Houghton Mifflin Harcourt
february 15, 2012, kindle edition (original sept. 21, 1937)
Blurb via Goodreads:
Bilbo Baggins is a reasonably typical hobbit: fond of sleeping, eating, drinking, parties and presents. However, it is his destiny to travel to the dwarflands in the east, to help slay the dragon Smaug. His quest takes him through enchanted forests, spiders’ lairs, and under the Misty Mountains, where he comes across the vile Gollum, and tricks him out of his ‘Precious’ – a ring that makes its bearer invisible, and wields a terrible power of its own.
I did it, precioussss! I actually read all FIVE books I’d planned to for my own Year of the Fantasy Classic Reading Challenge! (link will take you to more links, too, of other participants) Somebody hold me back, because as we all know, after five books read for a book challenge in a whole year, I am on fire. Nothing can hold me back now. Clearly I should start a reading challenge in 2013 and go for a whole whopping seven as my goal.
So, this classic book by Tolkien, it’s pretty all right, you know? Its what’s inspired hundreds if not thousands if not more fantasy out there and some even lament it for all the elvish and wizard and “normal” high fantasy it’s spawned in its long-winded wake. Yes, I said it – it’s long-winded. But it’s still good. The meat of the book is what counts and it is tasty.
You’re likely already plenty familiar with the story, for we live in the Era of Tolkien still, what with the incredible success of its pseudo-sequels, the Lord of the Rings trilogy that was made into movies several years ago now (and which we watch probably at least a few times every month). I read The Hobbit as a kid once and enjoyed it, and much of my reading challenge this year was taken up with revisiting childhood favorites in part to see if I’d still enjoy them. I still enjoyed this one a lot, though the book does go on and on into repetitive infinity at times.
So we’re all familiar enough with the plot, right? Anyone seen the movie yet? I haven’t. But anyway, an unassuming, content-to-live-quietly hobbit (small folk about the size of a three-year-old toddler, but completely grown and full of love for the finer things in a simple life) by the name of Bilbo Baggins is minding his own business when one day his serene hole of a home is crashed by Gandalf the Grey, a wandering wizard of some fame. Hobbits like to keep to themselves – no adventures, please! But before he knows quite what’s happened, Snow White’s seven crankier dwarves plus six extra alight on his doorstep and Bilbo’s life is literally never the same again. He goes on quite the perilous adventure as the company’s burglar, though he’s never burgled anything in his life. Gandalf has a strong belief in him, though, and soon enough Bilbo has to begin burgling him and his companions out of almost every situation they find themselves in. Through the dank dangers of Mirkwood Forest, across goblin-infested mountains and to the foothills of a dragon mountain stronghold, these are the misadventures of one crazy little band of relentless tiny people.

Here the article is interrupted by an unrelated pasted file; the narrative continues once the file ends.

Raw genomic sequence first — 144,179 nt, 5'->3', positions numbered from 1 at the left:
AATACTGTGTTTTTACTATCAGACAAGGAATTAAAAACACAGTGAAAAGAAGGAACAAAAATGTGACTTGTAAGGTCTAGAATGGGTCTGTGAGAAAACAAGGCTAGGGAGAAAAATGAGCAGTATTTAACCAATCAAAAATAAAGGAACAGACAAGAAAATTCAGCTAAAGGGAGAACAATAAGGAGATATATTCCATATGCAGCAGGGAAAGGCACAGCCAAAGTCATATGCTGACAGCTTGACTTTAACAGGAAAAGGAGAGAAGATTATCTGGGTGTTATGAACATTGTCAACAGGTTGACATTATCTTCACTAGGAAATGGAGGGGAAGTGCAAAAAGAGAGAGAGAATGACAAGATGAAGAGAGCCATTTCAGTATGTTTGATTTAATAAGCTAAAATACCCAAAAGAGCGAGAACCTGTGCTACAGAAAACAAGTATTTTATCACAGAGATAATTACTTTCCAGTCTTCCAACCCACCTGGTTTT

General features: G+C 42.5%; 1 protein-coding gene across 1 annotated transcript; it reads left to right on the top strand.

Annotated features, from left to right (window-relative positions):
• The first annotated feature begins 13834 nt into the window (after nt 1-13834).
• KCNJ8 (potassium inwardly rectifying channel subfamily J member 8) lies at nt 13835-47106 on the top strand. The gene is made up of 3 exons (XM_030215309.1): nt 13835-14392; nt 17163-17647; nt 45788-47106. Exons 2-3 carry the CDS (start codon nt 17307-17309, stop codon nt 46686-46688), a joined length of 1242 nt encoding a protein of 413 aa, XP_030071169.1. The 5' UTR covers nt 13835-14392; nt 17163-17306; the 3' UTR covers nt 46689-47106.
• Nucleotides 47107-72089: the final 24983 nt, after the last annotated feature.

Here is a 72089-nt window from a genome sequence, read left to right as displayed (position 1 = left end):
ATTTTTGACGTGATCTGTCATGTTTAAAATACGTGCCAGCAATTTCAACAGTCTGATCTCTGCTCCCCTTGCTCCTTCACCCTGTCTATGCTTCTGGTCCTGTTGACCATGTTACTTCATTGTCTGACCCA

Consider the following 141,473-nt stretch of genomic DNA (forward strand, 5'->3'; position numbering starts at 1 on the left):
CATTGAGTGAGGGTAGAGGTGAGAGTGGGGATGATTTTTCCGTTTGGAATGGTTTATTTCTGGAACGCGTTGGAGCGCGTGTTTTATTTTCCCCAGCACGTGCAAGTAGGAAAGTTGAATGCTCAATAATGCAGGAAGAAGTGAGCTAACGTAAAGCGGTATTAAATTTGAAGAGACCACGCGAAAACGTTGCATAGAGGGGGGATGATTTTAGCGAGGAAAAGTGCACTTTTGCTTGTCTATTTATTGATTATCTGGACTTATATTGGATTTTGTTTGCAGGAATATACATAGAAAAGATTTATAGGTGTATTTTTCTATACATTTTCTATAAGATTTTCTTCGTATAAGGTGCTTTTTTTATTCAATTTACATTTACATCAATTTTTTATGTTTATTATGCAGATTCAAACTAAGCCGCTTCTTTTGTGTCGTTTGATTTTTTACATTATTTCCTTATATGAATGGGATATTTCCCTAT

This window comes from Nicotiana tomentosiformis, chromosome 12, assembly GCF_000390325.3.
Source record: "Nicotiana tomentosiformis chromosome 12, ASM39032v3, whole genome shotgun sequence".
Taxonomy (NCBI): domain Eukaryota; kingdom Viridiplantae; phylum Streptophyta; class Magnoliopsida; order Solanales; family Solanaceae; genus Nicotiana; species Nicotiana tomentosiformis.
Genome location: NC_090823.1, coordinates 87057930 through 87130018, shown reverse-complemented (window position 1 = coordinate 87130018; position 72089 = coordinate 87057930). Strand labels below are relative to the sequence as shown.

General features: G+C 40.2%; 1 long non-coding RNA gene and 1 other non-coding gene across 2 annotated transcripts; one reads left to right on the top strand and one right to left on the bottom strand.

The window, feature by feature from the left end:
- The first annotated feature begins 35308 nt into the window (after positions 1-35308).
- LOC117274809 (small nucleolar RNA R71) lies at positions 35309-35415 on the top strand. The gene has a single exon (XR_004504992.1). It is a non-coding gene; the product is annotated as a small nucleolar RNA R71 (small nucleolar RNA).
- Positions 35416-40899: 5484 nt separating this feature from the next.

First of all, these dwarves are rude, presumptuous, greedy and just about helpless. It’s like having thirteen miniature grandpas who’ve got no grandchildren to dote on and their wives have all hied off to the beach to escape their belly aching. If it wasn’t for Bilbo’s accidental saving of them a time or two, not to mention Gandalf’s near duex ex machina persona taking care of almost everything else, the dwarves would never have reached the Misty Mountain to reclaim their long-lost and dragon-stolen family fortune. If this wasn’t the most ill-planned adventure and treasure retrieval expedition, I don’t know of one worse. Even Gandalf, who seems much more with it in the Lord of the Rings books, makes some dumb moves a time or two.
But there’s something about the strange, grumpy little company that makes you want to see them through, to see them persevere and win in the end. But it’s a constant struggle, friends are few and far between and after a while the dangers get to be a little exhausting. Still, Bilbo saves the book, and his discovery of a certain secret Ring of Power makes the story a little more interesting at least. Tolkien is a little too long-winded in describing some scenes, and delves into repetitiveness as a result many a time (a trait that is only amplified later in the trilogy books). But again, I enjoyed this book a lot and it kind of tickled me to come upon scenes like the trolls they run into not long after leaving Bilbo’s home in the Shire. Or when the goblins open up their cave and they seem to get sucked inot the mountain. Or when Gollum and Bilbo duel with words to the death – or escape – deep in the goblin-infested mountains, where not even the nasty goblins will go for fear of a creature they can’t see. This is definitely a classic fantasy tale that stands the test of time, and I was glad to see that it still entertains after not having read it since I was a wee reader.
You do wonder how those dang dwarves ever made it anywhere alive, though.